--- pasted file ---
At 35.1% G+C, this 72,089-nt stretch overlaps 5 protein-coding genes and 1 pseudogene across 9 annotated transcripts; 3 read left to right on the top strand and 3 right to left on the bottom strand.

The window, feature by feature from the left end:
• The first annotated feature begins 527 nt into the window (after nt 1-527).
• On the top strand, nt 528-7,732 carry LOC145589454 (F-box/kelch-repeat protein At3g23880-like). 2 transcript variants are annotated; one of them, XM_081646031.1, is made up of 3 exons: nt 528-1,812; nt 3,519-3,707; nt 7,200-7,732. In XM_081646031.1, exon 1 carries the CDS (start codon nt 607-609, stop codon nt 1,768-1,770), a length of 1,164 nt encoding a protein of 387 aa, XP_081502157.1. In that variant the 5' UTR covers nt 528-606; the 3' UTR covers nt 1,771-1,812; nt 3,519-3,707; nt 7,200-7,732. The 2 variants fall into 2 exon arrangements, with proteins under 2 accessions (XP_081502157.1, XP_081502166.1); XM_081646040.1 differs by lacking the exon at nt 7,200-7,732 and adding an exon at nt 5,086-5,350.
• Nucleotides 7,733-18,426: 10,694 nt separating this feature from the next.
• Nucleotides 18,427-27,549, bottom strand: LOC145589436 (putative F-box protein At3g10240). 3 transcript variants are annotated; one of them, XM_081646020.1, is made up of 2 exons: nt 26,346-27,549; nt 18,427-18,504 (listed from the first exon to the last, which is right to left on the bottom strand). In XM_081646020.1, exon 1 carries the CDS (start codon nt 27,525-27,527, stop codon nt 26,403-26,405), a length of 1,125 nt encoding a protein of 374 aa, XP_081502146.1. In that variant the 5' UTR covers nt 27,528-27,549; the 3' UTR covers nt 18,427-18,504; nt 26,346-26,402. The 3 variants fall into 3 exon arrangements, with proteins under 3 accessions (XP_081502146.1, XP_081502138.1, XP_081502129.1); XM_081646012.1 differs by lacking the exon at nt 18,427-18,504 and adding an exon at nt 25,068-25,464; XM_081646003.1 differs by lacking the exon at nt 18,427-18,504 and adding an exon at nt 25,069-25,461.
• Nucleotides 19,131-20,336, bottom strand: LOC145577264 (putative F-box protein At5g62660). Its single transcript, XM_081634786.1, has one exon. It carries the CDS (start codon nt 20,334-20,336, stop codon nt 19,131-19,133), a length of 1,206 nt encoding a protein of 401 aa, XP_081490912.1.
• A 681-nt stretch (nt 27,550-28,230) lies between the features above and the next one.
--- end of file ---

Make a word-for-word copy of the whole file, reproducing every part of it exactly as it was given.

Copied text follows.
At 35.1% G+C, this 72,089-nt stretch overlaps 5 protein-coding genes and 1 pseudogene across 9 annotated transcripts; 3 read left to right on the top strand and 3 right to left on the bottom strand.

The window, feature by feature from the left end:
• The first annotated feature begins 527 nt into the window (after nt 1-527).
• On the top strand, nt 528-7,732 carry LOC145589454 (F-box/kelch-repeat protein At3g23880-like). 2 transcript variants are annotated; one of them, XM_081646031.1, is made up of 3 exons: nt 528-1,812; nt 3,519-3,707; nt 7,200-7,732. In XM_081646031.1, exon 1 carries the CDS (start codon nt 607-609, stop codon nt 1,768-1,770), a length of 1,164 nt encoding a protein of 387 aa, XP_081502157.1. In that variant the 5' UTR covers nt 528-606; the 3' UTR covers nt 1,771-1,812; nt 3,519-3,707; nt 7,200-7,732. The 2 variants fall into 2 exon arrangements, with proteins under 2 accessions (XP_081502157.1, XP_081502166.1); XM_081646040.1 differs by lacking the exon at nt 7,200-7,732 and adding an exon at nt 5,086-5,350.
• Nucleotides 7,733-18,426: 10,694 nt separating this feature from the next.
• Nucleotides 18,427-27,549, bottom strand: LOC145589436 (putative F-box protein At3g10240). 3 transcript variants are annotated; one of them, XM_081646020.1, is made up of 2 exons: nt 26,346-27,549; nt 18,427-18,504 (listed from the first exon to the last, which is right to left on the bottom strand). In XM_081646020.1, exon 1 carries the CDS (start codon nt 27,525-27,527, stop codon nt 26,403-26,405), a length of 1,125 nt encoding a protein of 374 aa, XP_081502146.1. In that variant the 5' UTR covers nt 27,528-27,549; the 3' UTR covers nt 18,427-18,504; nt 26,346-26,402. The 3 variants fall into 3 exon arrangements, with proteins under 3 accessions (XP_081502146.1, XP_081502138.1, XP_081502129.1); XM_081646012.1 differs by lacking the exon at nt 18,427-18,504 and adding an exon at nt 25,068-25,464; XM_081646003.1 differs by lacking the exon at nt 18,427-18,504 and adding an exon at nt 25,069-25,461.
• Nucleotides 19,131-20,336, bottom strand: LOC145577264 (putative F-box protein At5g62660). Its single transcript, XM_081634786.1, has one exon. It carries the CDS (start codon nt 20,334-20,336, stop codon nt 19,131-19,133), a length of 1,206 nt encoding a protein of 401 aa, XP_081490912.1.
• A 681-nt stretch (nt 27,550-28,230) lies between the features above and the next one.